Using Quantitative And Qualitative Research

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Sampling Procedures According to Creswell (2015a) “sampling in mixed methods research refers to the procedures for selecting participants (and sites) in both quantitative and qualitative research and to the sampling strategies employed with each of the designs” (p. 75). Creswell defines sampling procedure in mixed methods in relation to two central issues which are: 1) how to select a valid sample size for both quantitative and qualitative research designs in relation to the research question asked, and 2) most importantly, how to integrate quantitative and qualitative results in relation to the used mixed methods designed used for the research. As previously mentioned, an explanatory sequential mixed methods research design was selected to investigate vocabulary strategies used among Tuareg EFL learners in the Libya classroom. The sampling procedures pertaining to the selected design and the research questions for both quantitative and qualitative phases of the study are explained in detail in the following section.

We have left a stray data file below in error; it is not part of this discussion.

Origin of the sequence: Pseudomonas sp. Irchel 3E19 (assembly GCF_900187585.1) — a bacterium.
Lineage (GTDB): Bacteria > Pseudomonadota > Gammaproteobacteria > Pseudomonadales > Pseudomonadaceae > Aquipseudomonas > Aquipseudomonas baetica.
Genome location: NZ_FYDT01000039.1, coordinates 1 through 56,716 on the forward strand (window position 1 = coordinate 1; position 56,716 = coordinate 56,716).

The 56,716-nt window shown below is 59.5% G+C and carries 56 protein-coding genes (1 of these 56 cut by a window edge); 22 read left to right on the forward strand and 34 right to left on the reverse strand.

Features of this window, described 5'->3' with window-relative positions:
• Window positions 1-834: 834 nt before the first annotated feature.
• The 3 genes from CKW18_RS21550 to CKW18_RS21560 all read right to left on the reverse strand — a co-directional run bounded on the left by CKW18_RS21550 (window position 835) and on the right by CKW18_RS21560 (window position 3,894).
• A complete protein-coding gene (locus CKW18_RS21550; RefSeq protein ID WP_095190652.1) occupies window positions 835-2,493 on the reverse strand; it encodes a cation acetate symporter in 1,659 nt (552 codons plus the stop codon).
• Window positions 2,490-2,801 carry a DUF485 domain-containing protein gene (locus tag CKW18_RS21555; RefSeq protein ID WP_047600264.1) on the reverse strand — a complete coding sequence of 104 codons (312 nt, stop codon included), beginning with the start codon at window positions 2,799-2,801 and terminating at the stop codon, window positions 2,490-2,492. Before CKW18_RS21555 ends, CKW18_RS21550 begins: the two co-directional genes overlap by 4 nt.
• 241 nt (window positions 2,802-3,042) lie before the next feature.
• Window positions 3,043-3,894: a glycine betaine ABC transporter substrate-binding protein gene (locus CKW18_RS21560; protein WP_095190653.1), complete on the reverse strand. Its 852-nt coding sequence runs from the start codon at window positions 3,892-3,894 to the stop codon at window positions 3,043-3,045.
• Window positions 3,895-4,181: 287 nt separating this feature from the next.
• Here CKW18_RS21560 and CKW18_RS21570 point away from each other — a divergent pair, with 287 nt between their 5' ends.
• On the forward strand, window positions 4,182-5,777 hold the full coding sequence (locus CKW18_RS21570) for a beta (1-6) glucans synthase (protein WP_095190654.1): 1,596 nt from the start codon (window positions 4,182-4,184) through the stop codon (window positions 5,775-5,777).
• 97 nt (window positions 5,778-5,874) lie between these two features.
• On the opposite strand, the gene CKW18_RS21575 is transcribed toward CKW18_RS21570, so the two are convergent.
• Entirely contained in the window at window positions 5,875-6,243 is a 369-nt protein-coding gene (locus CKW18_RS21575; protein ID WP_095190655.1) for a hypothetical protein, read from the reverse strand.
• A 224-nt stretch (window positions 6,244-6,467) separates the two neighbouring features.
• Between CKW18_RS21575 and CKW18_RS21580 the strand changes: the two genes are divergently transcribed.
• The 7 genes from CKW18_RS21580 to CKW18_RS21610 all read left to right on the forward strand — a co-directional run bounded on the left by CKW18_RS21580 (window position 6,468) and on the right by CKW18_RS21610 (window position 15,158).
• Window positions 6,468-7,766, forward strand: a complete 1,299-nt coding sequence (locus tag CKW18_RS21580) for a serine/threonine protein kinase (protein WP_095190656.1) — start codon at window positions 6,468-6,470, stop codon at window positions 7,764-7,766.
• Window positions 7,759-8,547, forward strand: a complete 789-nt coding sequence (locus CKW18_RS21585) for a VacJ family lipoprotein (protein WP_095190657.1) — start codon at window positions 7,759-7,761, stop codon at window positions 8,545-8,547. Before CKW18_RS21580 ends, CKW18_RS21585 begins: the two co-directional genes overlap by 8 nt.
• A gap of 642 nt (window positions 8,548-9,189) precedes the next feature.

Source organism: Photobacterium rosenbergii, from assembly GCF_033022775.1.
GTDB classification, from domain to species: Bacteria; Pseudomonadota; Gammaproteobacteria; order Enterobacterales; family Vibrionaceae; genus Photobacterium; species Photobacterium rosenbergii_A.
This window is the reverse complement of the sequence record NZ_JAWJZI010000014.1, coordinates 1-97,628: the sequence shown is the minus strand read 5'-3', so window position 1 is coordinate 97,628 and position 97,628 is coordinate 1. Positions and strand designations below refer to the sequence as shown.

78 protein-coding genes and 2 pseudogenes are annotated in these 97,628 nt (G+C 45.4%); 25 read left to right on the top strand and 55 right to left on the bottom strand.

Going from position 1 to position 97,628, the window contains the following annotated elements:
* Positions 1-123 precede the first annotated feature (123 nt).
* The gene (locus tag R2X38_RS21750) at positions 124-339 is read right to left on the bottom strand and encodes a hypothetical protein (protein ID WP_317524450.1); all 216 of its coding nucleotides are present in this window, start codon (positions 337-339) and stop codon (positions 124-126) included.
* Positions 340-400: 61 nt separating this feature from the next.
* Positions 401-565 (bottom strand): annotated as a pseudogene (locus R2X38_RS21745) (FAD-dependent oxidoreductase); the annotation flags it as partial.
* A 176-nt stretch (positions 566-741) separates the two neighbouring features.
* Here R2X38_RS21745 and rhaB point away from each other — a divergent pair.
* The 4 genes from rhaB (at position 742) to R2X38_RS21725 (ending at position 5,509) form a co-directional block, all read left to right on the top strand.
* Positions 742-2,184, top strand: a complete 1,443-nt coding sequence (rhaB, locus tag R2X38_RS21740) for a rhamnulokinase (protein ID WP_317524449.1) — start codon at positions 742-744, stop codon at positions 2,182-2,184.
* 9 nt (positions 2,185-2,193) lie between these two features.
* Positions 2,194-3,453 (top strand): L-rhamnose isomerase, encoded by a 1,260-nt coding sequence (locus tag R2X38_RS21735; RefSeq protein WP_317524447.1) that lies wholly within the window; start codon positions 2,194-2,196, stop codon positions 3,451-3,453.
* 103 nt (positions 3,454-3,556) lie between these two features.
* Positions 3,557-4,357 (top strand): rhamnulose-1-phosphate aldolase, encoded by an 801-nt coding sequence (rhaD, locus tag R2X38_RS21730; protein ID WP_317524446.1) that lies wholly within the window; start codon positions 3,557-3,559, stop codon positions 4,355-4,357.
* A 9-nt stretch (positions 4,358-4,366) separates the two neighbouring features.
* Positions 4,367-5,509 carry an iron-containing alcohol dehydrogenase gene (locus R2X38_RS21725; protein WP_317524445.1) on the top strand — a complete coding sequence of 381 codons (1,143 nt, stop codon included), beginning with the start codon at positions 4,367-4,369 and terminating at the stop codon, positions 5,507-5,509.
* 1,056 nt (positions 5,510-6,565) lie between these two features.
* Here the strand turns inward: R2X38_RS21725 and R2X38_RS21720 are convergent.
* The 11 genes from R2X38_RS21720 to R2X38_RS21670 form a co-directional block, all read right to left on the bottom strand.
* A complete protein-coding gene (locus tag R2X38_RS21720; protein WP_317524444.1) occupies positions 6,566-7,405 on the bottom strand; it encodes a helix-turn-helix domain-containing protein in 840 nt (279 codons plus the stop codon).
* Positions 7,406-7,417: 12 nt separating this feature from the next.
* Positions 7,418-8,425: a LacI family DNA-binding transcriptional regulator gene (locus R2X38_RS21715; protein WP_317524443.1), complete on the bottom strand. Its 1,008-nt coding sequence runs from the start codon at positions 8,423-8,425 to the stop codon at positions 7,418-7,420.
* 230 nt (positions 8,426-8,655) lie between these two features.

Quantitative Phase Sampling There are two main kinds of sampling for the quantitative method in social research: 1) probability sampling and 2) non-probability sampling. In the former, there is a probable chance that every individual in a large population will be randomly selected in the research study, and it consists of our types of probability sampling: random, systematic, stratified, and multi-stage cluster. In the non-probability sampling, on the
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